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Global air conditioning

by mel starrs on June 20, 2008

in Engineering & Science

It’s not like me to talk about air conditioning – I spend most of my time trying to design it out. However, I found myself pondering the international market and what else is a blog for, than a place to throw out your half-baked thoughts to the world. Feel free to jump in and correct any misguided notions I have come up with…

Every year BSRIA publishes a review, the latest of which can be found here.

In 2007, the world market for air conditioning was valued at US$62 billion compared to US$55 billion in 2006. Asia Pacific is the largest market with total sales amounting to US$28 billion in 2007. The Chinese market alone was valued at US$12 billion in 2007. Sales of air conditioners in the Total Americas region were valued at US$15 billion, followed closely by Europe with US$13 billion market size in 2007. The Middle East, Africa and India market was valued at US$5 billion.

If you’ve ever been to Beijing, or any other city in China, you can’t help but notice the hundreds of split units haphazardly sprouting from beneath windows on every tower block.
Beijing Tower Blocks

There is a case to be made for installing cooling in China (close to 40ºC in the south central areas), and I’m not (yet) party to the school of thinking that believes humans can adapt to every temperature on earth and should therefore live without air conditioning technology. You should however design out as much heat gain with the fabric as possible.

To demonstrate, here are two buildings in Montevideo, the capital of Uruguay, S. America. The first, Palacio Salvo was once the tallest building in South America at 26 storeys high and completed in 1925. I don’t know if it has central air, but it is faces south east (remember, we’re in the southern hemisphere) and is constructed from heavy weight materials with tall floor to floor heights, tall windows, but relatively small window to wall ratio. No external units to be seen on the facade (although there might be some on the roof).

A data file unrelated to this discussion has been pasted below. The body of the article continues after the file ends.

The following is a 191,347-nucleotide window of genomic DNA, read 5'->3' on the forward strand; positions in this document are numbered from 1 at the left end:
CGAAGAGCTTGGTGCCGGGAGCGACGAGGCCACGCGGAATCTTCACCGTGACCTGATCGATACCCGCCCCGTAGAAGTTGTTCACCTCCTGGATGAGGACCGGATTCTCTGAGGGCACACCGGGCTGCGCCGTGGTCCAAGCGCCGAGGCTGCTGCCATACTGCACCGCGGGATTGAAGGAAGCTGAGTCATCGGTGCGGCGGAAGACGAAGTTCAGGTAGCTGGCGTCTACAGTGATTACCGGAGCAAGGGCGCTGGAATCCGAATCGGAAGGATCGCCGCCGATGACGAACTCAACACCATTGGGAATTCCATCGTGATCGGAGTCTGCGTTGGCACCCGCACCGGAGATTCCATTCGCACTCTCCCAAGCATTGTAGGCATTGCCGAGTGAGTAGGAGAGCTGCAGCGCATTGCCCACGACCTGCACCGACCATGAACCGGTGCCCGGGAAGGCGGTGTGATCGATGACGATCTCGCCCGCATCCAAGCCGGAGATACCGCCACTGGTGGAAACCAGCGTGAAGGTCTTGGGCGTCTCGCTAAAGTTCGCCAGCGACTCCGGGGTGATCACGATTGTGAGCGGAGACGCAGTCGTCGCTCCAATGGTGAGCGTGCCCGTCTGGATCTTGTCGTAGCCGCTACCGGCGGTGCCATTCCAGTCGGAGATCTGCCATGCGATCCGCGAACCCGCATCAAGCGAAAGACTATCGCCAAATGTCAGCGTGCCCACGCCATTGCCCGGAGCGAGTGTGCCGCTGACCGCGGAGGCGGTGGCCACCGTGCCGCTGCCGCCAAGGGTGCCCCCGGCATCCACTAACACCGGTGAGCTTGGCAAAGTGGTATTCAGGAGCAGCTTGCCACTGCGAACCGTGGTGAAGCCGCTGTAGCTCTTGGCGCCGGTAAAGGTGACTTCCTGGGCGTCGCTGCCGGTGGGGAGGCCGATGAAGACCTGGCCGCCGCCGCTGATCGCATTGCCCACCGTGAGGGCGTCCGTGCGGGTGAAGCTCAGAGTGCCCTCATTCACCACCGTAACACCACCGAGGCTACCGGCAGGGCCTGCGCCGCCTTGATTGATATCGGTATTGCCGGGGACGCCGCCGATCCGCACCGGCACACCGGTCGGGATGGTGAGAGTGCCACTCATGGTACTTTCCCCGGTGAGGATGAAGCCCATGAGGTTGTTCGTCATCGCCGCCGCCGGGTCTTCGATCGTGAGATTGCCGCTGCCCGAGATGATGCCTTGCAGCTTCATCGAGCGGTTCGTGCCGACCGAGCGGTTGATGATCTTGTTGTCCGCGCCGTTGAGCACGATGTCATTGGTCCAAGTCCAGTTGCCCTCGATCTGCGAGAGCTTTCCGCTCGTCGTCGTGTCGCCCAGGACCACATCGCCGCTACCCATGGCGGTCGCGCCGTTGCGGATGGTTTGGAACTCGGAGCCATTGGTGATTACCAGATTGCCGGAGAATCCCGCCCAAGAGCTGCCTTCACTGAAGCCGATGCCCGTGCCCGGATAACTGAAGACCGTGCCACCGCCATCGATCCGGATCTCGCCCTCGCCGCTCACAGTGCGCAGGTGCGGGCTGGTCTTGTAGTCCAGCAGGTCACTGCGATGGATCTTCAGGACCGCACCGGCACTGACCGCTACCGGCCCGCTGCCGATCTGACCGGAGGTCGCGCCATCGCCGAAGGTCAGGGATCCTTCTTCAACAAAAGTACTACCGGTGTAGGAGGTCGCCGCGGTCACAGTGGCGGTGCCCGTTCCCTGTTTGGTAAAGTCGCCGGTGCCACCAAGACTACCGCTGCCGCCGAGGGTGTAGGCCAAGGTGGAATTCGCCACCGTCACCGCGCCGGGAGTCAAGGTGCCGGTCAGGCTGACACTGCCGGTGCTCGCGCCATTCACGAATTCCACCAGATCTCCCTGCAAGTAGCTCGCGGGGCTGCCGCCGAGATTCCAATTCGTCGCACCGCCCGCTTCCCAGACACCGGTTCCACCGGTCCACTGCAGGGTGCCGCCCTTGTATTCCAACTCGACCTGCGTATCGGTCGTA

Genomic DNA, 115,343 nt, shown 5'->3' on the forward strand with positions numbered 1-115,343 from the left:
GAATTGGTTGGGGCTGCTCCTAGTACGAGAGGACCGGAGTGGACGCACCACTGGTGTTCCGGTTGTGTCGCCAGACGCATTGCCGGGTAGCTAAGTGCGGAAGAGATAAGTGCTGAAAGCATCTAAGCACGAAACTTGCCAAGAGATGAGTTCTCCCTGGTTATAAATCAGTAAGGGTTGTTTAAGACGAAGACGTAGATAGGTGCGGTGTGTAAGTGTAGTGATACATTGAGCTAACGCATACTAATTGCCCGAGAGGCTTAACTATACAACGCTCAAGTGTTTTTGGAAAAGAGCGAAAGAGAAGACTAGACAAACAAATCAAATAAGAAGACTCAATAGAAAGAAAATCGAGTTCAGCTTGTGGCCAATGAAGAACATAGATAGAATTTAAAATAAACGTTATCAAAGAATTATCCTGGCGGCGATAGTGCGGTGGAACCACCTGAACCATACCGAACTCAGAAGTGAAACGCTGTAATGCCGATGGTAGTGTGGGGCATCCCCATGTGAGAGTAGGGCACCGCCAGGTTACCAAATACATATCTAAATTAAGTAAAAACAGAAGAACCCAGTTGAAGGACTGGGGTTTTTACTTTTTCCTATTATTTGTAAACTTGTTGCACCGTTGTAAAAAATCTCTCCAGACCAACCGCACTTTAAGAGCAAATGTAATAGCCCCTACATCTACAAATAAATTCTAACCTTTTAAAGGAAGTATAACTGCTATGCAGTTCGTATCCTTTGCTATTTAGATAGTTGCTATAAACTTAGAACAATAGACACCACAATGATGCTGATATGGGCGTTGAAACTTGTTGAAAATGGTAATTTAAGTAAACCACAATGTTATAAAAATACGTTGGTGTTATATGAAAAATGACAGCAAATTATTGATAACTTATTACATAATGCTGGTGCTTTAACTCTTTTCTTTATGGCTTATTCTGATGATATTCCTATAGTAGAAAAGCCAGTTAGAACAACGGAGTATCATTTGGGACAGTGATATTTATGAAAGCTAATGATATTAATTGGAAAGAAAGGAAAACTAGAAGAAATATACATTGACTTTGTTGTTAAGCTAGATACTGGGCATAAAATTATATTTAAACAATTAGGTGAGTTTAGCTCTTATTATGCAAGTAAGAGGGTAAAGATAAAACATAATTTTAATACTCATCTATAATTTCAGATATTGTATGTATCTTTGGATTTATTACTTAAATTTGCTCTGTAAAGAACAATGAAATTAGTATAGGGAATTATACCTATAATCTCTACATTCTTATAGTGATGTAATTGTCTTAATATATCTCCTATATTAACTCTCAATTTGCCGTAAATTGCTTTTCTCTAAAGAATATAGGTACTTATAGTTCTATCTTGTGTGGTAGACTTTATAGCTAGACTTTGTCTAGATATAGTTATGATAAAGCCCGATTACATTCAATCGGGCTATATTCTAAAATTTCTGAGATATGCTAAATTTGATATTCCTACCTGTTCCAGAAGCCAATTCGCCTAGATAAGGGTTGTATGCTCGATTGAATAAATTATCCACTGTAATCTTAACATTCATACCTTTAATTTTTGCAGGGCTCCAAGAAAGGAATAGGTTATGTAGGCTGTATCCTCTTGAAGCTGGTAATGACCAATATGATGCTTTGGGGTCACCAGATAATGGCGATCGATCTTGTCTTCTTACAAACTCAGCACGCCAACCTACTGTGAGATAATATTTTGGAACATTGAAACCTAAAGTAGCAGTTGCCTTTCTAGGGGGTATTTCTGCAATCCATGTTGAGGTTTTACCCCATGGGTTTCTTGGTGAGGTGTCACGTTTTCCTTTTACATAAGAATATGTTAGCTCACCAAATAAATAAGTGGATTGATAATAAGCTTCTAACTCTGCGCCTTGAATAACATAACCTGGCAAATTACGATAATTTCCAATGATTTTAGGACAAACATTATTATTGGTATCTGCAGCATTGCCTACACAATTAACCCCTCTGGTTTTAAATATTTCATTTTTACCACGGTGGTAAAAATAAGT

Palacio Salvo

Compare this to the building on the opposite side of the Plaza Independencia. I couldn’t find the name but I suspect it was built in the sixties. The building axis is north-south, exposing the major facade to sun for most of the time. And look at the facade!
Plaza Independencia

Covered in through the wall units, which is no wonder given the light weight construction and high proportion of glass.

Clearly, things ought to have moved on. We ought to have learnt our lessons. But the apartments going up in China leave a lot to be desired. These apartment blocks are relatively new. Why were they not designed with central air or with splits in a central location? I’m no expert on Chinese construction, but I suspect it could be to do with the common practice of selling apartments as ‘shells’ – the buyer fits out and finishes the apartment. And of course it could be that the wealth of the inhabitants is increasing at a rate faster than the housebuilders are planning on.

BSRIA point out that the window units market is shrinking (except in India), so we are learning lessons and moving away from individual window units (except in India, where they are expecting slow growth), but the market for minisplits continues apace.

My main gripe with splits (especially when the condenser is mounted on the external wall outside) is that it indicates a bolt-on solution, and therefore a sloppiness or laziness in the design of the building. They smack of retrofit and are, let’s face it, ugly. Aesthetically, they ruin buildings. There is an argument to be made in that minisplits ensure that only the areas required are colled at any one time, but I’m sure how well this stacks up.  Can anyone point me to study which defends or argues against this position?

Given a global view of the world, what do we need to do next to ensure that air conditioning growth in hotter* countries doesn’t negate any carbon savings made elsewhere in the world? Whose responsibility is it?

BSRIA point out that mature markets are well placed to help out: